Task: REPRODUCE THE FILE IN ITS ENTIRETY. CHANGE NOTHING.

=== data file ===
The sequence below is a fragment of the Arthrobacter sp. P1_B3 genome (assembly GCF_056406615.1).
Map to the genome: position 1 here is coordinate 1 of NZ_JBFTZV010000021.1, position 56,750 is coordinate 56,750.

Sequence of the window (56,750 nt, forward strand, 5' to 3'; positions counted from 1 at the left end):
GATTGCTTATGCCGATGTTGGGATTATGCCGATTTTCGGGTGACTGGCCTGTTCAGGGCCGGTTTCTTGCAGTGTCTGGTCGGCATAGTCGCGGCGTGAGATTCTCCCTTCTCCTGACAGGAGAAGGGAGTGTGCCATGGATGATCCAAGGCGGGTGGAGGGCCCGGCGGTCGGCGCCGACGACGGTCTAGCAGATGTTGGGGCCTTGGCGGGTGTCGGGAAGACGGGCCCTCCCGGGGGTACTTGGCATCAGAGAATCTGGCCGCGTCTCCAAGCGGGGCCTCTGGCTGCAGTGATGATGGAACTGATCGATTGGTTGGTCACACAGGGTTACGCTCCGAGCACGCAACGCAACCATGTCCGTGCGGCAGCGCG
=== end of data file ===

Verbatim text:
The sequence below is a fragment of the Arthrobacter sp. P1_B3 genome (assembly GCF_056406615.1).
Map to the genome: position 1 here is coordinate 1 of NZ_JBFTZV010000021.1, position 56,750 is coordinate 56,750.

Sequence of the window (56,750 nt, forward strand, 5' to 3'; positions counted from 1 at the left end):
GATTGCTTATGCCGATGTTGGGATTATGCCGATTTTCGGGTGACTGGCCTGTTCAGGGCCGGTTTCTTGCAGTGTCTGGTCGGCATAGTCGCGGCGTGAGATTCTCCCTTCTCCTGACAGGAGAAGGGAGTGTGCCATGGATGATCCAAGGCGGGTGGAGGGCCCGGCGGTCGGCGCCGACGACGGTCTAGCAGATGTTGGGGCCTTGGCGGGTGTCGGGAAGACGGGCCCTCCCGGGGGTACTTGGCATCAGAGAATCTGGCCGCGTCTCCAAGCGGGGCCTCTGGCTGCAGTGATGATGGAACTGATCGATTGGTTGGTCACACAGGGTTACGCTCCGAGCACGCAACGCAACCATGTCCGTGCGGCAGCGCG